Notes: Joseph Beth Creditors Skeptical; OR's Book of Tweets

The bankruptcy case of Joseph Beth Booksellers, which filed for Chapter 11 reorganization late last year (Shelf Awareness, November 12, 2010), has not been smooth sailing. When the bookseller sought to extend the amount of time it has to file a reorganization plan, the unsecured creditors' committee filed a stinging challenge, saying that although Joseph Beth has "closed several stores and implemented certain expense-reduction initiatives (though not enough in the Committee's view), [Joseph Beth's] management and professionals have not yet defined the contours of their reorganized business and how they intend to exit from chapter 11." The committee noted, too, that Joseph Beth's debtor-in-possession financing expires on April 29 and said that the company has been "unable to obtain exit financing at a reasonable cost from a third-party lender, despite attempting to contact more than one hundred potential lenders." The committee's dire conclusion: "it appears that... unsecured creditors would fare better in a chapter 7 liquidation than they will under any reorganization scenario."

Still, last week Joseph Beth and the unsecured creditors' committee agreed to postpone a hearing on the extension at least several weeks "to facilitate discussions... regarding an exit strategy" in the case.


Coming from @ORBooks April 21: TWEETS FROM TAHRIR narrates the real-time Egyptian revolution. But who owns the rights? (via the NYT)


Book trailer (and voiceover) of the day: Soccer Dreams: Playing the Seattle Sounders FC Way by Clare Hodgson Meeker (Creating One). The voiceover for this chapter book is provided by longtime rep George Carroll of Redsides Publishing Services, his first voiceover--and the first of many, he hopes.


To celebrate its 40th anniversary, PBS's Masterpiece is offering a sweepstakes whose grand prize is a four-day, three-night trip to the U.K. to visit some of the locations from the series, including Greenway, home of Agatha Christie; Blenheim Palace, featured in The Lost Prince; Bath; and Oxford. More than 300,000 people have entered. For more information, click here.


Neil Gaiman's Neverwhere is this year's selection for One Book, One Chicago, the Sun-Times reported. Library Commissioner Mary Dempsey said, "I'm not a fan of fantasy, generally. But, I actually loved this book. Loved it. It's like Alice in Wonderland. It's tremendous fantasy. It's beautifully written. It's the pedways. It's underneath the subway. You will never ride the subway again and look at it in the same way after you read this book."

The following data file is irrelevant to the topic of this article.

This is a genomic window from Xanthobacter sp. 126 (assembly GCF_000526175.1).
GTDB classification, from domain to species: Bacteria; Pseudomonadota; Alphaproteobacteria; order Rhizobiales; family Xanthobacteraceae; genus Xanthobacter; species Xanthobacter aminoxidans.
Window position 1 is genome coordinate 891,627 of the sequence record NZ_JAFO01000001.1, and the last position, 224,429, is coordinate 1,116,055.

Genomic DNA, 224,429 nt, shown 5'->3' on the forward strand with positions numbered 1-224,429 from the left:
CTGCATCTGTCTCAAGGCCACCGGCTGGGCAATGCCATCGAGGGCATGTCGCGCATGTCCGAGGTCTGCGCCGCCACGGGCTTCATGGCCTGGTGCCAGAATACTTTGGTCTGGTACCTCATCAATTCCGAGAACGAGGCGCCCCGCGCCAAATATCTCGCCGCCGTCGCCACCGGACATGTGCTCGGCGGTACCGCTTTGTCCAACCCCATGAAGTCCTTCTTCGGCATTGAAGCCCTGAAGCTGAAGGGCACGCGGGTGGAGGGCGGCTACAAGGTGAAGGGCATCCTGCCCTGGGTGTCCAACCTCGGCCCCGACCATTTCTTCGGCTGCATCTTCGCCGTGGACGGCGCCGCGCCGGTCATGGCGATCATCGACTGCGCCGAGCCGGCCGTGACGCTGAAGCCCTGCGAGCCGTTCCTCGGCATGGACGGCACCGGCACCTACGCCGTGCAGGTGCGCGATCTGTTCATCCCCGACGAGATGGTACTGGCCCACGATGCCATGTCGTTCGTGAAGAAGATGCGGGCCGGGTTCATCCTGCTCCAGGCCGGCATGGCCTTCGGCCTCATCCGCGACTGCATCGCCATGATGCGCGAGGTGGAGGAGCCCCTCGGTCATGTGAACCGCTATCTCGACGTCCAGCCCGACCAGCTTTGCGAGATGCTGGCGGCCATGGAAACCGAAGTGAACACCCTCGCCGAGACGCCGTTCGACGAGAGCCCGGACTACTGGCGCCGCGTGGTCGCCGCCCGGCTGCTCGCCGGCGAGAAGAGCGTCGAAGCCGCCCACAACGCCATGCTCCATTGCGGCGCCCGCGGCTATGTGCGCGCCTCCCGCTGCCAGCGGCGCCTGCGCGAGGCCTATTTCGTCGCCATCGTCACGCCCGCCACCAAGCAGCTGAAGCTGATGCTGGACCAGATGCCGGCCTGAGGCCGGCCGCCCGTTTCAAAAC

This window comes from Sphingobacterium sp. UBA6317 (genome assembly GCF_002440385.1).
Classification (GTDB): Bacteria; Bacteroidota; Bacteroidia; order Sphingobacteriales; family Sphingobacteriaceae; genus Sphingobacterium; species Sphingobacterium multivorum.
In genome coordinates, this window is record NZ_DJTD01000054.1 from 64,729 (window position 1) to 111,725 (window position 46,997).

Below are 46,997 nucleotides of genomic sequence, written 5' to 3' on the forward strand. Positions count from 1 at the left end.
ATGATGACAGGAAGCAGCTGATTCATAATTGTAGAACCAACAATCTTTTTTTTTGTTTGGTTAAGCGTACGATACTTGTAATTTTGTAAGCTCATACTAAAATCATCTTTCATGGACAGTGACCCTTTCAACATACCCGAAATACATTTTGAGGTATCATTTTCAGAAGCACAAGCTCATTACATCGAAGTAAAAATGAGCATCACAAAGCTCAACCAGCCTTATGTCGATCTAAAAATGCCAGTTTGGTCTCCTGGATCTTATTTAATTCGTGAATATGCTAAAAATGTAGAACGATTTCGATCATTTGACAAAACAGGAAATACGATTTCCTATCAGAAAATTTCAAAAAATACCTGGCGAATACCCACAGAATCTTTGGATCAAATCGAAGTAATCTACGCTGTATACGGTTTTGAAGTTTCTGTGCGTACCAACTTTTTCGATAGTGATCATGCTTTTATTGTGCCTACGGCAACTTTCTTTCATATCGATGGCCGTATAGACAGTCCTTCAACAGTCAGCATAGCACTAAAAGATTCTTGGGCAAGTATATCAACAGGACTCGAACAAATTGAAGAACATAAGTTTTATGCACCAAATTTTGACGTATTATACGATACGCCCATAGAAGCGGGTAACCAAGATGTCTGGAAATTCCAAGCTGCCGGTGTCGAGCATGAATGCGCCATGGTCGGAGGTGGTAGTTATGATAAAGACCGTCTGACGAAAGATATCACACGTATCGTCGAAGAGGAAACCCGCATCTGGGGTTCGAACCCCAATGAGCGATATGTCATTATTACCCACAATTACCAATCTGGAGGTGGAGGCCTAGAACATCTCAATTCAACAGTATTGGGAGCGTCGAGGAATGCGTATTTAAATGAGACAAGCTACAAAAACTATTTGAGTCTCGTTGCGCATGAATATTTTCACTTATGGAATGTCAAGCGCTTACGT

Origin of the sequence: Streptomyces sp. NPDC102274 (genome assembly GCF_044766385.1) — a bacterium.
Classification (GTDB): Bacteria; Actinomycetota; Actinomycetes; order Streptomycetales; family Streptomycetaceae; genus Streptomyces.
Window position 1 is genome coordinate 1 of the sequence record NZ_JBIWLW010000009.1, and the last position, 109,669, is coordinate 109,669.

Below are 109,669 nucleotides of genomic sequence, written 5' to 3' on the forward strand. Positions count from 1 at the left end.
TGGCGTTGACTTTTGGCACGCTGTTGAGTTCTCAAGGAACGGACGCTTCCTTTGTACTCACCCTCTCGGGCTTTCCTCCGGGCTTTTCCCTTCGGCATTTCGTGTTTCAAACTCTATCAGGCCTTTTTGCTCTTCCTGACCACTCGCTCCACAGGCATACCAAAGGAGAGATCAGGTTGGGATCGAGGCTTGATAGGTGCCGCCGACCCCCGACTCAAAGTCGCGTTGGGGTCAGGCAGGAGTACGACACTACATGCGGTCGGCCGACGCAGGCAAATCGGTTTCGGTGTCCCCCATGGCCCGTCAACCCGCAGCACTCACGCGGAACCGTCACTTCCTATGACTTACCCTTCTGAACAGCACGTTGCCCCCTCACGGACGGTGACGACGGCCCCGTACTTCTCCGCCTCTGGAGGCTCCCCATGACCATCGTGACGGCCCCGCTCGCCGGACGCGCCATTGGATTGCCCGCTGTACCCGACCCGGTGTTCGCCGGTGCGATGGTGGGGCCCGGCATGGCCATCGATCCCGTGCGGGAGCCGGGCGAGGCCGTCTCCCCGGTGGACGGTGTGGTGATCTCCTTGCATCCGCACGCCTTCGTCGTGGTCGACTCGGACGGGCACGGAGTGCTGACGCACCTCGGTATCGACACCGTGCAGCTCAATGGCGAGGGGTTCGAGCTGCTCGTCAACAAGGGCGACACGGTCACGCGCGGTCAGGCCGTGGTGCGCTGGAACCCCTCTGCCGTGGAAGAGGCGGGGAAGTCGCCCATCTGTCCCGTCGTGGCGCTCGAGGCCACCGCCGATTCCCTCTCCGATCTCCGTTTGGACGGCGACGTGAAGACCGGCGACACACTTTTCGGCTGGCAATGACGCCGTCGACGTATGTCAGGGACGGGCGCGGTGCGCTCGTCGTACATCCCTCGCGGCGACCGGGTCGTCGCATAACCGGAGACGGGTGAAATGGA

In a letter included with the study guide, Gaiman said reading Free, Live Free by Gene Wolfe was part of his inspiration for Neverwhere: "I thought there ought to be a whole genre of stories out there--magic stories--in which people travel through a city that's as much a character as the people in it."

Gaiman added that he has a fantasy about the One Book, One Chicago promotion: "This is my fantasy: That everyone in Chicago reads Neverwhere. Everyone. All the people in Chicago Above and even--because we know they are there--the shadowy figures of Chicago Below who have stepped out of legend long enough to read about Richard Mayhew and to learn, as Richard does, that it all starts with doors."


"Artists love other artists," Flavorwire observed in showcasing "10 Real-Life Literary Power Couples" and observing: "Perhaps there is an electric connection between two people whose minds are always whirring, or literary snobs can’t bear to date laymen, or perhaps for some writers, the only way they know their partner will understand them is if that person is also a writer."


This is National Book Critics Circle Awards week in New York City and includes several events featuring awards finalists that are free and open to the public:

Biography and autobiography finalists Sarah Bakewell, Yunte Huang, Kai Bird, Reiko Rehna Rizzuto, Patti Smith and Darin Strauss will converse with Eric Banks and Rigoberto Gonzalez tomorrow night at 7 p.m. at Elebash Recital Hall, the Graduate Center, CUNY, 365 Fifth Ave. between 34th and 35th.

Also tomorrow night at 7 p.m. nonfiction and criticism finalists Siddhartha Mukherjee, Isabel Wilkerson, Clare Cavanagh, Susie Linfield and Ander Monson will speak with Art Winslow and John Reed in the Regina Peruggi Room, Marymount Manhattan College, 221 E. 71st Street.

On Wednesday night at 6 p.m., the following finalists will read at the New School, 66 W. 12th St.: Jennifer Egan, Jonathan Franzen, David Grossman, Sarah Bakewell, Yunte Huang, Thomas Powers, Elif Batuman, Clare Cavanagh, Susie Linfield, Ander Monson, S.C. Gwynne, Siddhartha Mukherjee, Isabel Wilkerson, Patti Smith, Rahna Reiko Rizzuto, Anne Carson, Kathleen Graber, Kay Ryan and more.

The NBCC awards ceremony is on Thursday at 6 p.m. at the New School.

A reception after ceremony the will be held at the Lang Center, 55 W. 13th St., 2nd Floor, and costs $45. For more information, click here.


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